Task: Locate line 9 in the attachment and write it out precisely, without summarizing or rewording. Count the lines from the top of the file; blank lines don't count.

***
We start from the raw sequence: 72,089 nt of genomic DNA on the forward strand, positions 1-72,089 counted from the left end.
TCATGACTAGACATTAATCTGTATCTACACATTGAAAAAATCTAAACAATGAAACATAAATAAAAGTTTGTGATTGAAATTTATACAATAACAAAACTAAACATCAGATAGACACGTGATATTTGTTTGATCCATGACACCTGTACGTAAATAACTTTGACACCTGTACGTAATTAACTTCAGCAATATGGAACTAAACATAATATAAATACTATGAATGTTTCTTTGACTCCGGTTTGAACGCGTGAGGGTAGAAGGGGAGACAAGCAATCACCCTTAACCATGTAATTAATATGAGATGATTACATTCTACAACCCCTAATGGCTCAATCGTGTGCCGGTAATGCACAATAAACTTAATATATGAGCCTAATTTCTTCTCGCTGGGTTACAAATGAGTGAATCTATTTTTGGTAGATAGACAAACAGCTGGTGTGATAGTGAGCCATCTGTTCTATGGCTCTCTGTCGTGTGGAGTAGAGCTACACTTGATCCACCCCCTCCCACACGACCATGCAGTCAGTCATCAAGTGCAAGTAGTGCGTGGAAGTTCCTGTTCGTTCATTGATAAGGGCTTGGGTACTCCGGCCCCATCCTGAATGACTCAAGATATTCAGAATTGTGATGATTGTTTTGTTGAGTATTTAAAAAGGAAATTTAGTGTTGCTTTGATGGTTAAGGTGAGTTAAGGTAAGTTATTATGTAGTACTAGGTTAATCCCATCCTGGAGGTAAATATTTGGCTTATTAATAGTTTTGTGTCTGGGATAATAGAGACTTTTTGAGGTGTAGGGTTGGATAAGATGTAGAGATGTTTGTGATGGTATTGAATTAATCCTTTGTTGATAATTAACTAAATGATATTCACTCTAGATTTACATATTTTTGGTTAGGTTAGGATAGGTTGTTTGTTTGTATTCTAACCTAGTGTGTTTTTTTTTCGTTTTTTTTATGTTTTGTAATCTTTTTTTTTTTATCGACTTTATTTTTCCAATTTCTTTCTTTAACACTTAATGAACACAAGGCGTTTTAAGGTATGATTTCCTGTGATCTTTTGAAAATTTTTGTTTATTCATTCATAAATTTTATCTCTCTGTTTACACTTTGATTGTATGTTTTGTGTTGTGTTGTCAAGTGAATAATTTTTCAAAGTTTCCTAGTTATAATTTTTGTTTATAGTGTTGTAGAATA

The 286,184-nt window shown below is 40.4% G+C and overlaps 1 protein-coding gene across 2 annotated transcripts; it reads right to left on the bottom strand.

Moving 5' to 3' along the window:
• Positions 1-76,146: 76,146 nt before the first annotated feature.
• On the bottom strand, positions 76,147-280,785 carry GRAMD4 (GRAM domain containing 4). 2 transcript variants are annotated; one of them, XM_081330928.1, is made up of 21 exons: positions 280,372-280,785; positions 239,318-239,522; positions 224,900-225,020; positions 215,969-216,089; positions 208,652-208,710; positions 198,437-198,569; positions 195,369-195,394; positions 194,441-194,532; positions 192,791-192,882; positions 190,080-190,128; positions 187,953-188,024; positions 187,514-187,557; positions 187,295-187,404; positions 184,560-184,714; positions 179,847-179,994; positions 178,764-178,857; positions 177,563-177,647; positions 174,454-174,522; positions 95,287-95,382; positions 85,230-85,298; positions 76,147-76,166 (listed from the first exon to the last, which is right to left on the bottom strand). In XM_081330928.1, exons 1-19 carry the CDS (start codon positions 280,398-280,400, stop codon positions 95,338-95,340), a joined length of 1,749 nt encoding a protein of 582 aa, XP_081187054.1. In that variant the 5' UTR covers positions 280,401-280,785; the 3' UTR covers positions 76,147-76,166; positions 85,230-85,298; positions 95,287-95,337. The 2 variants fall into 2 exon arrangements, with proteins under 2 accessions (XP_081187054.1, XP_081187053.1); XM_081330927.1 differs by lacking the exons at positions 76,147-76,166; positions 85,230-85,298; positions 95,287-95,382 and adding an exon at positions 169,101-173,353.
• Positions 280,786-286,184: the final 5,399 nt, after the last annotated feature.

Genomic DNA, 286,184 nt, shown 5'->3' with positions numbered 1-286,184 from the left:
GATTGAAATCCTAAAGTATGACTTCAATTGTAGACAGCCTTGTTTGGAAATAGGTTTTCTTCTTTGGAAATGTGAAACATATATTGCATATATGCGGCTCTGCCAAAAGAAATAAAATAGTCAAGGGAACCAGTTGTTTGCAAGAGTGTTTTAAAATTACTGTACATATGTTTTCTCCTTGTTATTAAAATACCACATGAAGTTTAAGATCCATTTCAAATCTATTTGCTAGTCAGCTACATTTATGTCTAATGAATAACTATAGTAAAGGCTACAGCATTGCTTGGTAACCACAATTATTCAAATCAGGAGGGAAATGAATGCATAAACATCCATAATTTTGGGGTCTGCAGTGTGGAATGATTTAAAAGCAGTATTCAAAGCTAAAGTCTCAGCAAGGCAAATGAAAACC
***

GATTGAAATCCTAAAGTATGACTTCAATTGTAGACAGCCTTGTTTGGAAATAGGTTTTCTTCTTTGGAAATGTGAAACATATATTGCATATATGCGGCTCTGCCAAAAGAAATAAAATAGTCAAGGGAACCAGTTGTTTGCAAGAGTGTTTTAAAATTACTGTACATATGTTTTCTCCTTGTTATTAAAATACCACATGAAGTTTAAGATCCATTTCAAATCTATTTGCTAGTCAGCTACATTTATGTCTAATGAATAACTATAGTAAAGGCTACAGCATTGCTTGGTAACCACAATTATTCAAATCAGGAGGGAAATGAATGCATAAACATCCATAATTTTGGGGTCTGCAGTGTGGAATGATTTAAAAGCAGTATTCAAAGCTAAAGTCTCAGCAAGGCAAATGAAAACC